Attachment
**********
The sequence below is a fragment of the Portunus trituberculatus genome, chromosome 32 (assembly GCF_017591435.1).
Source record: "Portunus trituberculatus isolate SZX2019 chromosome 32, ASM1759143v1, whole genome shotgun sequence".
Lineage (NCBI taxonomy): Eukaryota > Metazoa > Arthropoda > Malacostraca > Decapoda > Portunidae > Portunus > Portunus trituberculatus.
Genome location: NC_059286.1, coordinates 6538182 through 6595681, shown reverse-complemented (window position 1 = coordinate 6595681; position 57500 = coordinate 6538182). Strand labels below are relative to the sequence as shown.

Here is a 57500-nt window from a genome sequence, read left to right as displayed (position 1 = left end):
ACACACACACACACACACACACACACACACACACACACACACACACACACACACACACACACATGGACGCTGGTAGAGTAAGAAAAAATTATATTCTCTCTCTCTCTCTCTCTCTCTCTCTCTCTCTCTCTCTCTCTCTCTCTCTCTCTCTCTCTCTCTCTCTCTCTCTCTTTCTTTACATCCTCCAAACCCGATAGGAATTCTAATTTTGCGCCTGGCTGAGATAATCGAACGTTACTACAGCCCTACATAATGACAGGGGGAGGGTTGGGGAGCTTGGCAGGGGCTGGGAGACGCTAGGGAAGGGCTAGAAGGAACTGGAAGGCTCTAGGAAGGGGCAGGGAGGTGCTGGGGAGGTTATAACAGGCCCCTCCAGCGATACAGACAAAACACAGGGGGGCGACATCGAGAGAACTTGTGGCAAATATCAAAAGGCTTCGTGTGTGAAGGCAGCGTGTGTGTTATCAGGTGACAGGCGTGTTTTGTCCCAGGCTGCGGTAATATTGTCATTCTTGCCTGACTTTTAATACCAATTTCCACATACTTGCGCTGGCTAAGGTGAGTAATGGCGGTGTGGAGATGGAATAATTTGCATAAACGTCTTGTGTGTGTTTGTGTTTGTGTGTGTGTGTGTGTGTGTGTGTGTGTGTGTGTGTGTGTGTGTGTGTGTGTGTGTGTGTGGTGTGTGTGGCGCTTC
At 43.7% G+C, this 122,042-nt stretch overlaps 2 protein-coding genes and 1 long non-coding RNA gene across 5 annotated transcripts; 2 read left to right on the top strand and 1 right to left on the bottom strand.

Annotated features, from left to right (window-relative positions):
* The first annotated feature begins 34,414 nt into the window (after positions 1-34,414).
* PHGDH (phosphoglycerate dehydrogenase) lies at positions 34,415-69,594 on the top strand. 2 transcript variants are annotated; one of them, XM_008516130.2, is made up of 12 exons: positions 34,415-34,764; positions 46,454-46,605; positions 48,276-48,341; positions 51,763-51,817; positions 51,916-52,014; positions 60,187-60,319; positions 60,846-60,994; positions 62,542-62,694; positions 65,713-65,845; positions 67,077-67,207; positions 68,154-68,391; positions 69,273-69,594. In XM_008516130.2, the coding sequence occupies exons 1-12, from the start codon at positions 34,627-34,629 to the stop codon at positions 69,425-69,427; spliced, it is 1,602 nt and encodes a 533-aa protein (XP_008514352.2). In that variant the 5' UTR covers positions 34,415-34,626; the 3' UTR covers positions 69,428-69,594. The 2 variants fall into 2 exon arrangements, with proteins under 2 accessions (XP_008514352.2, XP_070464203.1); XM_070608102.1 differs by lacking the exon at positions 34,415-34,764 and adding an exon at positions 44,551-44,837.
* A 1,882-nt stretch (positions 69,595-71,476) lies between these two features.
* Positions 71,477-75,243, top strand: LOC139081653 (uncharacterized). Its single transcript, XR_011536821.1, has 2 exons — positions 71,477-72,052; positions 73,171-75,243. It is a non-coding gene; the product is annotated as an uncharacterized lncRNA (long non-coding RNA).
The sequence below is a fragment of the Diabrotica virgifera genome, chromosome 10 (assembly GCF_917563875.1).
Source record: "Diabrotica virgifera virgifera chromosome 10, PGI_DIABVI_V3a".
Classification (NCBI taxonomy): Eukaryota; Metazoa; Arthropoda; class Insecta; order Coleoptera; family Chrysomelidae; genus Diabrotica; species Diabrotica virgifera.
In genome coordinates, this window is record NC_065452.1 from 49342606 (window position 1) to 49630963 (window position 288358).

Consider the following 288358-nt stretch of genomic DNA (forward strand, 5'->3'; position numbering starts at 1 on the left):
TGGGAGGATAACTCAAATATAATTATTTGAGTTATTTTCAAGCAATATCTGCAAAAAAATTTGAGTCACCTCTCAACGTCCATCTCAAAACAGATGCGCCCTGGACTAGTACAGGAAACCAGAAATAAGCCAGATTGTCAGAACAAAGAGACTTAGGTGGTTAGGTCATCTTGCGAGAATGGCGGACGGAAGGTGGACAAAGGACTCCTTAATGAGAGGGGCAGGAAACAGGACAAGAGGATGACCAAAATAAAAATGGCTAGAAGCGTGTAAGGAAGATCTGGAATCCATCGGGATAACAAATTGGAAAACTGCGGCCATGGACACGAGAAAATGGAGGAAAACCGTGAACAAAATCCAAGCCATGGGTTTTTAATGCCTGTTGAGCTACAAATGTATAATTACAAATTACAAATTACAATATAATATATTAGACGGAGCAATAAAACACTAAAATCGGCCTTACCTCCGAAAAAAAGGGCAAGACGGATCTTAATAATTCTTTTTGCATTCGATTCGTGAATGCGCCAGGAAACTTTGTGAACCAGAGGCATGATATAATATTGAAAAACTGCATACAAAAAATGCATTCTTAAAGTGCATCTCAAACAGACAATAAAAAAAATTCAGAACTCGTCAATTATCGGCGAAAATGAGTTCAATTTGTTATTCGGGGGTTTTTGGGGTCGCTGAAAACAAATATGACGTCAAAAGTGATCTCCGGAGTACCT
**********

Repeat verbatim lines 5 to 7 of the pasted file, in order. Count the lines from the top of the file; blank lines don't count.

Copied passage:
Here is a 57500-nt window from a genome sequence, read left to right as displayed (position 1 = left end):
ACACACACACACACACACACACACACACACACACACACACACACACACACACACACACACACATGGACGCTGGTAGAGTAAGAAAAAATTATATTCTCTCTCTCTCTCTCTCTCTCTCTCTCTCTCTCTCTCTCTCTCTCTCTCTCTCTCTCTCTCTCTCTCTCTCTCTCTTTCTTTACATCCTCCAAACCCGATAGGAATTCTAATTTTGCGCCTGGCTGAGATAATCGAACGTTACTACAGCCCTACATAATGACAGGGGGAGGGTTGGGGAGCTTGGCAGGGGCTGGGAGACGCTAGGGAAGGGCTAGAAGGAACTGGAAGGCTCTAGGAAGGGGCAGGGAGGTGCTGGGGAGGTTATAACAGGCCCCTCCAGCGATACAGACAAAACACAGGGGGGCGACATCGAGAGAACTTGTGGCAAATATCAAAAGGCTTCGTGTGTGAAGGCAGCGTGTGTGTTATCAGGTGACAGGCGTGTTTTGTCCCAGGCTGCGGTAATATTGTCATTCTTGCCTGACTTTTAATACCAATTTCCACATACTTGCGCTGGCTAAGGTGAGTAATGGCGGTGTGGAGATGGAATAATTTGCATAAACGTCTTGTGTGTGTTTGTGTTTGTGTGTGTGTGTGTGTGTGTGTGTGTGTGTGTGTGTGTGTGTGTGTGTGTGTGTGTGTGTGGTGTGTGTGGCGCTTC
At 43.7% G+C, this 122,042-nt stretch overlaps 2 protein-coding genes and 1 long non-coding RNA gene across 5 annotated transcripts; 2 read left to right on the top strand and 1 right to left on the bottom strand.